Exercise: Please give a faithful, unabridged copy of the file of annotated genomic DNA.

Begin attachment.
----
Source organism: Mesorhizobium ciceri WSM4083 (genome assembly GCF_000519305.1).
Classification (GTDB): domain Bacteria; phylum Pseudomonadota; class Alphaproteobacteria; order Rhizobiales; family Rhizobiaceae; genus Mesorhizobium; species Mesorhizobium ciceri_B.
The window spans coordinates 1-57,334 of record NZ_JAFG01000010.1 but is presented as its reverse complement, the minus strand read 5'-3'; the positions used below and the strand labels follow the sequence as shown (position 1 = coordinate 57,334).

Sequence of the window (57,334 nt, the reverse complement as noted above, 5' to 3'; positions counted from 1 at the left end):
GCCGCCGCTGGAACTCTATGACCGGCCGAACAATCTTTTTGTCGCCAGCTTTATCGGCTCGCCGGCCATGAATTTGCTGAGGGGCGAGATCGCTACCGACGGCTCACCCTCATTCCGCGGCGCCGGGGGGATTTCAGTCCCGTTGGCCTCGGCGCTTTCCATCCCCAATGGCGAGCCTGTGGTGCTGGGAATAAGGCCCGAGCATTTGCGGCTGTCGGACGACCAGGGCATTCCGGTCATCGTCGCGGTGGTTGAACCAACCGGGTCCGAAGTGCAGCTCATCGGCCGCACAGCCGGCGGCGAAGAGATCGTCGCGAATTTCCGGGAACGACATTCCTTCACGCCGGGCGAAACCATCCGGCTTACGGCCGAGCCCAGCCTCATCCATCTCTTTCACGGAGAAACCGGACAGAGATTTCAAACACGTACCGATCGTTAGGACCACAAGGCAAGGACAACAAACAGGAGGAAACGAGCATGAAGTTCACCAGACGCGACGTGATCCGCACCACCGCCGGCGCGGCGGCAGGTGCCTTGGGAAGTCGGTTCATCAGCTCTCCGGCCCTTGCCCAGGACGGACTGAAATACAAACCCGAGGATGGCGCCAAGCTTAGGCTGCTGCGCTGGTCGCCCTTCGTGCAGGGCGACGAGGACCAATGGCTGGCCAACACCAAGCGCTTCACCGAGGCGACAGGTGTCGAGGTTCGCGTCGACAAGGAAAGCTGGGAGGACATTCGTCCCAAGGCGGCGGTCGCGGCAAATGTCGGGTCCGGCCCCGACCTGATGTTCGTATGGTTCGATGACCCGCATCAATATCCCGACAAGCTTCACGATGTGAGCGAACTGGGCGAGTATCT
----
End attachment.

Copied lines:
Source organism: Mesorhizobium ciceri WSM4083 (genome assembly GCF_000519305.1).
Classification (GTDB): domain Bacteria; phylum Pseudomonadota; class Alphaproteobacteria; order Rhizobiales; family Rhizobiaceae; genus Mesorhizobium; species Mesorhizobium ciceri_B.
The window spans coordinates 1-57,334 of record NZ_JAFG01000010.1 but is presented as its reverse complement, the minus strand read 5'-3'; the positions used below and the strand labels follow the sequence as shown (position 1 = coordinate 57,334).

Sequence of the window (57,334 nt, the reverse complement as noted above, 5' to 3'; positions counted from 1 at the left end):
GCCGCCGCTGGAACTCTATGACCGGCCGAACAATCTTTTTGTCGCCAGCTTTATCGGCTCGCCGGCCATGAATTTGCTGAGGGGCGAGATCGCTACCGACGGCTCACCCTCATTCCGCGGCGCCGGGGGGATTTCAGTCCCGTTGGCCTCGGCGCTTTCCATCCCCAATGGCGAGCCTGTGGTGCTGGGAATAAGGCCCGAGCATTTGCGGCTGTCGGACGACCAGGGCATTCCGGTCATCGTCGCGGTGGTTGAACCAACCGGGTCCGAAGTGCAGCTCATCGGCCGCACAGCCGGCGGCGAAGAGATCGTCGCGAATTTCCGGGAACGACATTCCTTCACGCCGGGCGAAACCATCCGGCTTACGGCCGAGCCCAGCCTCATCCATCTCTTTCACGGAGAAACCGGACAGAGATTTCAAACACGTACCGATCGTTAGGACCACAAGGCAAGGACAACAAACAGGAGGAAACGAGCATGAAGTTCACCAGACGCGACGTGATCCGCACCACCGCCGGCGCGGCGGCAGGTGCCTTGGGAAGTCGGTTCATCAGCTCTCCGGCCCTTGCCCAGGACGGACTGAAATACAAACCCGAGGATGGCGCCAAGCTTAGGCTGCTGCGCTGGTCGCCCTTCGTGCAGGGCGACGAGGACCAATGGCTGGCCAACACCAAGCGCTTCACCGAGGCGACAGGTGTCGAGGTTCGCGTCGACAAGGAAAGCTGGGAGGACATTCGTCCCAAGGCGGCGGTCGCGGCAAATGTCGGGTCCGGCCCCGACCTGATGTTCGTATGGTTCGATGACCCGCATCAATATCCCGACAAGCTTCACGATGTGAGCGAACTGGGCGAGTATCT